12. Varnish, quick and dirty.

    100 hours is a quite a lengthy cooking time. I'll have to use a sand bath to save on the bills!
  13. Varnish, quick and dirty.

    Well I suppose I could always put it back in the pan, cook longer or take the heat towards 200 C. It's all good experience. I don't know if it's too late to add the lime but I can try that too.
  14. Varnish, quick and dirty.

    No, more like 1". I'll try it on wood today and find out how it dries over the next few weeks. This is all experimental, it's highly unlikely to be used on actual instruments - unless it proves itself over time. What is the purpose of the lime? Presumably it adjusts the ph but I've also read that it helps prevent imprinting, is that the case?
  15. Varnish, quick and dirty.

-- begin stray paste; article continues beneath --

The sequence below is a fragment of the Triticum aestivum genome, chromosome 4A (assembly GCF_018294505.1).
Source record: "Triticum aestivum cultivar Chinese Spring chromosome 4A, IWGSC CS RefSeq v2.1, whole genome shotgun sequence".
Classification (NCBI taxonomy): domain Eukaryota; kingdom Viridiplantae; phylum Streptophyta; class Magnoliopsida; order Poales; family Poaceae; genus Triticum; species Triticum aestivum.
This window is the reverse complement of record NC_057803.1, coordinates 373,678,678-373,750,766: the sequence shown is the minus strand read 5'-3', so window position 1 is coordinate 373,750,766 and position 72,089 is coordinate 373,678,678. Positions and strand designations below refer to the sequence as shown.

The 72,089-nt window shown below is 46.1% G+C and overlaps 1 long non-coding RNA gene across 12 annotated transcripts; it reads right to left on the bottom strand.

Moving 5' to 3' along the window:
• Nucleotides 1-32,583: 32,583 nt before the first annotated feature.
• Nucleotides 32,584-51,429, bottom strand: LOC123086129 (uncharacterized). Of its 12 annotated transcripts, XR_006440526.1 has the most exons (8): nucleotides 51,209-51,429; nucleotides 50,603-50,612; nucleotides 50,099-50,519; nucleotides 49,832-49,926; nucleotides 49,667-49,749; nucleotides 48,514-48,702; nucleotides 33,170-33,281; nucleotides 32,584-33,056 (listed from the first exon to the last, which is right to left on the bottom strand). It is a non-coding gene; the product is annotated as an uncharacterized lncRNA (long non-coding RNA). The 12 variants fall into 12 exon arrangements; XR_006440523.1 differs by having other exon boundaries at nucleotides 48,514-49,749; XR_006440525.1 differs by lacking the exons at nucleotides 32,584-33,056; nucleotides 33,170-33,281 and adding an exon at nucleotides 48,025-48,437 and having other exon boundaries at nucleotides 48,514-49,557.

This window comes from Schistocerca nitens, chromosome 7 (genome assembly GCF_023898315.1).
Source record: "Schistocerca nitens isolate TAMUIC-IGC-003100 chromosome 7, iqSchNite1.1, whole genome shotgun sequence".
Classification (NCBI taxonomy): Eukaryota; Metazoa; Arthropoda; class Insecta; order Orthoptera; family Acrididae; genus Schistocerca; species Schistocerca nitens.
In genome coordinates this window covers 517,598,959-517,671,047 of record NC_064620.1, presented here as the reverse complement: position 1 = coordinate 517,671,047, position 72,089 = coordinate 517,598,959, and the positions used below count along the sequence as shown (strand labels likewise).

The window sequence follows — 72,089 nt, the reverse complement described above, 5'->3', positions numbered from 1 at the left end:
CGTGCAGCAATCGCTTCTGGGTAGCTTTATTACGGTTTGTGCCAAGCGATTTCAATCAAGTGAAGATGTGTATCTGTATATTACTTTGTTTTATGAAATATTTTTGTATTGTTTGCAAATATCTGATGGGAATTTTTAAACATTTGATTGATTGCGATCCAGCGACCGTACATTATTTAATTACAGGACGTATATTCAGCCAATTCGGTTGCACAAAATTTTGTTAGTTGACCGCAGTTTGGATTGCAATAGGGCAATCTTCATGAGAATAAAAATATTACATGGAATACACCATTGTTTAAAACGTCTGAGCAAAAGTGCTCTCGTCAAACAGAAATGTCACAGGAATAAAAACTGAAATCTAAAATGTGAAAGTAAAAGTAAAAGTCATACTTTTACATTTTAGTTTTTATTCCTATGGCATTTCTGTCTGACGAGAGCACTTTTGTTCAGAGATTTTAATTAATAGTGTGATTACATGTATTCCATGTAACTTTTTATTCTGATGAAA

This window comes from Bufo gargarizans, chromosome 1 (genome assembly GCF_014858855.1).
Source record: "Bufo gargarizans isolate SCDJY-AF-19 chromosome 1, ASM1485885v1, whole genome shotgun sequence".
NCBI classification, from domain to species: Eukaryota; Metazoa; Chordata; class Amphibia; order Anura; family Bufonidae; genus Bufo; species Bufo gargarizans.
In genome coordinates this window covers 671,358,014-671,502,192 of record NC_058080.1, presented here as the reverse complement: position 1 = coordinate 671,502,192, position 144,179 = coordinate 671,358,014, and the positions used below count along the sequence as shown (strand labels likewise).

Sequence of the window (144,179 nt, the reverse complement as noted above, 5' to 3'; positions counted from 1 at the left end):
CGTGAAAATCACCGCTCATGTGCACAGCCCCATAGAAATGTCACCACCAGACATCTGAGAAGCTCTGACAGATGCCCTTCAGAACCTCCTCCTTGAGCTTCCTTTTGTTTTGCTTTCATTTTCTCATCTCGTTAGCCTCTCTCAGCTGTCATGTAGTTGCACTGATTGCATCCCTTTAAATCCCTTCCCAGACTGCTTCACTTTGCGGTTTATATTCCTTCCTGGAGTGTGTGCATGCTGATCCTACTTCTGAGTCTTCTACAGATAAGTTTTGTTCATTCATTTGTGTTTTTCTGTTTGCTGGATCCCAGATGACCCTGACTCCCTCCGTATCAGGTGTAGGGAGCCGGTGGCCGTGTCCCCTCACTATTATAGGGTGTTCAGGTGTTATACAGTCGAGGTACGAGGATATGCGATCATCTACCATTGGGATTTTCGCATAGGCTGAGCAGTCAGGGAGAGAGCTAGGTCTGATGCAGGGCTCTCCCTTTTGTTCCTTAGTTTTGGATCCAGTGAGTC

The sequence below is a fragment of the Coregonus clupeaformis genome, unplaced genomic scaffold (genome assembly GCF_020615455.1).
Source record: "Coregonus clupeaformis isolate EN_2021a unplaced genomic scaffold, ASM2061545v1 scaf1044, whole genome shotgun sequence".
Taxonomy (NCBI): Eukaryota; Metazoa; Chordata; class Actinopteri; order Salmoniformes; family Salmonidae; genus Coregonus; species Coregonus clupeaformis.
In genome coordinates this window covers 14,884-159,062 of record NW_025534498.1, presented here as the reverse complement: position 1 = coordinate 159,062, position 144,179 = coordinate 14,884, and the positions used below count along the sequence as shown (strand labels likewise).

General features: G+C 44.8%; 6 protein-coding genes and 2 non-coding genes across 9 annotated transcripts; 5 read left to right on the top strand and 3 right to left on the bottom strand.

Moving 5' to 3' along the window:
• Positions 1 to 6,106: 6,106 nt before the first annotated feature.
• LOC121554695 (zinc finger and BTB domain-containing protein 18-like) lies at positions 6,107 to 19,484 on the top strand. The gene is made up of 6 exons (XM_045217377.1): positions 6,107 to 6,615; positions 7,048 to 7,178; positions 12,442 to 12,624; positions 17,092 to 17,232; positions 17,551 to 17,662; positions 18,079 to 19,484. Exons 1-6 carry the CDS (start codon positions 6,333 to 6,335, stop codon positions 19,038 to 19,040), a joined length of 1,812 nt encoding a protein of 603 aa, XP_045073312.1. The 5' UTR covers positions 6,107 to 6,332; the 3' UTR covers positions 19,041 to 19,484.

I had some unused colophony left over from a batch of varnish that I made many years ago. The varnish turned out well but I promised myself that I would never make it again. Fumes, neighbours - no need to explain further. Then I came across the Courtnall/Johnson low temperature recipe. In went the colophony, heated to the point that it melted, which was around 110 C. I didn't have any linseed so I substituted some supermarket walnut oil that I had. I cooked together at 125 C for just over an hour. 45/55 oil to resin, no mastic. It had great clarity whilst hot but after I decanted it into a jar the varnish turned rather cloudy and murky looking. It had very little colour but at least it was clear enough when put on wood. A bit of a slow drier as it takes around 14 hours to become touch dry (UV cabinet). It was also sensitive to heat, taking a thumb print even after a few months of drying. Today I decided to put this varnish back in the pan. Another hour at 125 C but this time I spiked it to 160 C, perhaps just for 5 minutes or so before allowing it to settle back at 125 C. Now it's back in the jar and the murky looking varnish is now very clear. I suspect it will still be a little slow to dry. little colour and still heat sensitive. I'll find out soon enough. I'm now tempted to make another batch but using linseed, up the ratio to 60/40 and perhaps add a little lime. The fumes were nothing like the high temperature treatment of rosin, thankfully. In actual fact I did it all indoors but it was a very small batch.